Neither foreign pressures nor local figurants can destroy the TRNC and break off ties with Turkey. They cannot impose proposals which force Cyprus Turks to be a minority under Greek Cypriot sovereignty, Turkmen said.
 Talat commented on the reactions regarding the proposals on the issue of executive and the issue of guaranteesIllegal Bayrak television (17.09.09) broadcast that the Turkish Cypriot leader Mehmet Ali Talat has referred to the reactions against the Turkish Cypriot sides proposals on the issue of executive as surprising. The proposals were brought to the table last week when the two leaders launched the second round of the negotiation process.
Commenting on criticisms against the proposals, Mr Talat said that similar proposals had been brought to the table in the past.
Speaking at a program on illegal Bayrak television on Wednesday night, Mr Talat explained that the proposals did not violate political equality and said: Some circles are afraid of their own shadows. All claims are baseless, completely fake.
Pointing out that Turks and Greek Cypriots would work together in a partnership state to be formed, Mr Talat said: All political parties should learn this.
Mr Talat also said that the Greek Cypriot side was expected to give its response to the proposal at the meeting between him and the Greek Cypriot leader.
Noting that consultations were being made with Ankara at all levels, Mr Talat said: We are not asking for their approval for each proposal. But they are informed and we know what they accept reasonable.
On the issue of guarantees, Mr Talat said that the issue would be discussed at talks to be attended by the two sides in Cyprus and the three guarantor powers, Turkey, Greece and Britain, noting that an agreement could only be reached as a result of work to be carried out by the five.
 Talat will meet with Orams lawyers in LondonIllegal Bayrak television (17.09.09) broadcast that ahead of Mr Talats visit to the US, he will leave the occupation regime for London on Friday morning. Within the framework of his visit to the UKs capital, Mr Talat will come together with lawyers of the Orams Case.
According to the self-styled presidential press office, Mr Talat will meet with lawyers of the Orams couple on Saturday. On Saturday, Mr Talat will also depart from London for New York via Washington.
 Ozgurgun flies to LondonIllegal Bayrak television (17.09.09) broadcast that the self-styled foreign minister Huseyin Ozgurgun has flown to London for a series of contacts. During his stay in London, Mr Ozgurgun will meet with British parliamentarians and representatives of civil society organizations formed by Turks living in the UK. Mr Ozgurgun is expected to return to the occupation regime on the 27th of September.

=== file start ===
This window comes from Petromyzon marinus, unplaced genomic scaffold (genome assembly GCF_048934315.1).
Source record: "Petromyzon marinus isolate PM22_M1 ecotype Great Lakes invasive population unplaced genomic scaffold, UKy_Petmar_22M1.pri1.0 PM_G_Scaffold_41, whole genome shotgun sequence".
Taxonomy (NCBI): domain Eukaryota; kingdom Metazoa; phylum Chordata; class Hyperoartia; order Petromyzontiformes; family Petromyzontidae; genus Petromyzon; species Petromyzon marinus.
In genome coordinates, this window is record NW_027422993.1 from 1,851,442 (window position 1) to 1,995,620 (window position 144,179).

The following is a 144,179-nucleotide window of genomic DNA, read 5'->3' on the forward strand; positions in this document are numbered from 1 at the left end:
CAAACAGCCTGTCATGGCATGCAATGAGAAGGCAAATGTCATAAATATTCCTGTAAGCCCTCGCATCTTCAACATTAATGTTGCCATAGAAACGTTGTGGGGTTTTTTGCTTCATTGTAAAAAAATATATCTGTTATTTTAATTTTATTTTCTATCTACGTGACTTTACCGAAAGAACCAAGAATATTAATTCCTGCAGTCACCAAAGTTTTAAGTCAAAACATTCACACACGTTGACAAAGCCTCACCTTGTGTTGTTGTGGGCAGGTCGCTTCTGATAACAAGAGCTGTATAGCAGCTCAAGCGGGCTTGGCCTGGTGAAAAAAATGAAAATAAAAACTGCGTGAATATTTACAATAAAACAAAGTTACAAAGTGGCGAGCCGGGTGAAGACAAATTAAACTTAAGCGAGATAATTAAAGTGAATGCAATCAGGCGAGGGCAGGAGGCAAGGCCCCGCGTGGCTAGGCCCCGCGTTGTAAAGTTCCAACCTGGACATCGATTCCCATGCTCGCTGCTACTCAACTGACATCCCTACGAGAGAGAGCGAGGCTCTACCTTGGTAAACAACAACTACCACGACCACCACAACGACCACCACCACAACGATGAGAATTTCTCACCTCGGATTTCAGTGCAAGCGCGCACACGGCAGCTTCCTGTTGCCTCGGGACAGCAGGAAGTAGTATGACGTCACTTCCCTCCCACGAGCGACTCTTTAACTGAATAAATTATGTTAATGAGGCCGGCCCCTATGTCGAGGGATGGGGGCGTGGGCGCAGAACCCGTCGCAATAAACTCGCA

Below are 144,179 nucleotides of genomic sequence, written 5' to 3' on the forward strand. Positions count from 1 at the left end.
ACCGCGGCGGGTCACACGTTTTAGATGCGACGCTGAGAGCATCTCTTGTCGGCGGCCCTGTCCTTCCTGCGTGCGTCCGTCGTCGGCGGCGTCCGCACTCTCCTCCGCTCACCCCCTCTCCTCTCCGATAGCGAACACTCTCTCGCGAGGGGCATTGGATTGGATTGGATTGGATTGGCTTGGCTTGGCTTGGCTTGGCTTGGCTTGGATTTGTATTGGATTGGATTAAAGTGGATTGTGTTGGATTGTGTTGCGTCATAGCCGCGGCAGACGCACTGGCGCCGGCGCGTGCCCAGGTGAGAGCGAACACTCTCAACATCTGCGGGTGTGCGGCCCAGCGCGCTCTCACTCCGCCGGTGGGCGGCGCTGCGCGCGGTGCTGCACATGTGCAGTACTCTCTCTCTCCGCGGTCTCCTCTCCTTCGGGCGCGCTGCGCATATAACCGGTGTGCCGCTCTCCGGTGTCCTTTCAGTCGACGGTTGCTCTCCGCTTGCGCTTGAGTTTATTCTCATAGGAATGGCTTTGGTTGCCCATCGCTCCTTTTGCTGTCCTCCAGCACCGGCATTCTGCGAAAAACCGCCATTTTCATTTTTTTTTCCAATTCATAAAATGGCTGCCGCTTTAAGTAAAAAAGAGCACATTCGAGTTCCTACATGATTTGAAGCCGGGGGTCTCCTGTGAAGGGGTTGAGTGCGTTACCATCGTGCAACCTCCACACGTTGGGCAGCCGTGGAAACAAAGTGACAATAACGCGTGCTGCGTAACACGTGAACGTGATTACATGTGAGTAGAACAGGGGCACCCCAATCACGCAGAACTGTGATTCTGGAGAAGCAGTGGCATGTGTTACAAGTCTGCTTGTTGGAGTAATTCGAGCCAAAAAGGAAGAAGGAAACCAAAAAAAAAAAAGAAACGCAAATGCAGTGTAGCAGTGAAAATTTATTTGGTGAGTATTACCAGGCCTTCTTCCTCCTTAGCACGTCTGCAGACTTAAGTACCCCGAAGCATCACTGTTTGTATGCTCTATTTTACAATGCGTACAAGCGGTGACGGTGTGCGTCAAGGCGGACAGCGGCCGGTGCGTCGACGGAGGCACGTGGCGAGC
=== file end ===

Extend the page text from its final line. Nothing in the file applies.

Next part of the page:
Gunes newspaper: The Spanish hotel giant RIU finds the TRNC appropriateUnder the above title Turkish Cypriot daily Gunes newspaper (18.09.09) reports that the well-known Spanish hotel chain RIU will enter the market of Turkey as of next summer. The above-mentioned Spanish group agreed with Kaya Holding to undertake the operation of the five-star Kaya Belek and Kaya Select Hotels as of summer 2010. These hotels will be renamed into RIU Kaya Belek and RIU Kaya Select.
The paper notes that in the medium term the RIU hotel chain is planning to open hotels in the occupied areas of Cyprus as well and thus to become the first Spanish hotel chain which will invest in the occupied areas.
The owner of RIU, Luis Riu said that the Kaya Hotels met easily the RIU standards and described these hotels as important gain for his companies.
Kaya Holding was established in 1974 and owns seven hotels with 7.500 beds. The group is also active in the fields of constructions, water technologies and the energy sector.
 Emiroglulari alleges that a military institution and foreigners are dealing with the implementation of the so called e-government project in the occupied areasUnder the title e-government e-filing of people, Turkish Cypriot daily Yeni Duzen newspaper (18.09.09) reports on statements made yesterday in the so called assembly by the self - styled deputy of the Social Democrat Party (TDP) in occupied Famagusta, Mustafa Emiroglulari, on the e-government project which the illegal regime is trying to implement.
Mr. Emiroglulari alleged that not firms established in the occupied areas are dealing with the implementation of the e-government project, but individuals coming from other countries and a military institution.
The e-government work is given to people coming from other countries and not to local companies. A military institution is in the work, too, Mr. Emiroglulari stated and added: A network is being established through which access to classified data will be possible.
 Report prepared at Davutoglus request on Koran courses in occupied CyprusTurkish daily Todays Zaman newspaper online (18.09.09) writes that a report issued by a leading community organization in Northern Cyprus revealed the raids conducted against summer Koran schools by Turkish Cypriot Schoolteachers' Union (KTOS) last month were carried out with the full knowledge of the police authorities.
Yet, the report claims, the police had done nothing to prevent the raids and both the government and Education Ministry remained silent over the incident.
Acting on the request made by Turkey's Foreign Minister Ahmet Davutoglu, the Democratic Rights and Beliefs Platform (DH0P), a loosely structured entity representing 20 community organizations in occupied Cyprus, prepared a detailed report investigating the incident and what really happened during the course of the raid. The report notes that the police had done nothing to stop the raid even though it had prior information of the attack.
Ustun Bol, the head of Ankara branch for the Association of Human Rights and Solidarity for Oppressed Peoples (MAZLUMDER), told Today's Zaman that any violation and disruption of the right to learn and teach religious values goes against fundamental human rights. He said any infringement of this right does not serve well the goal of integrating Northern Cyprus with the modern world.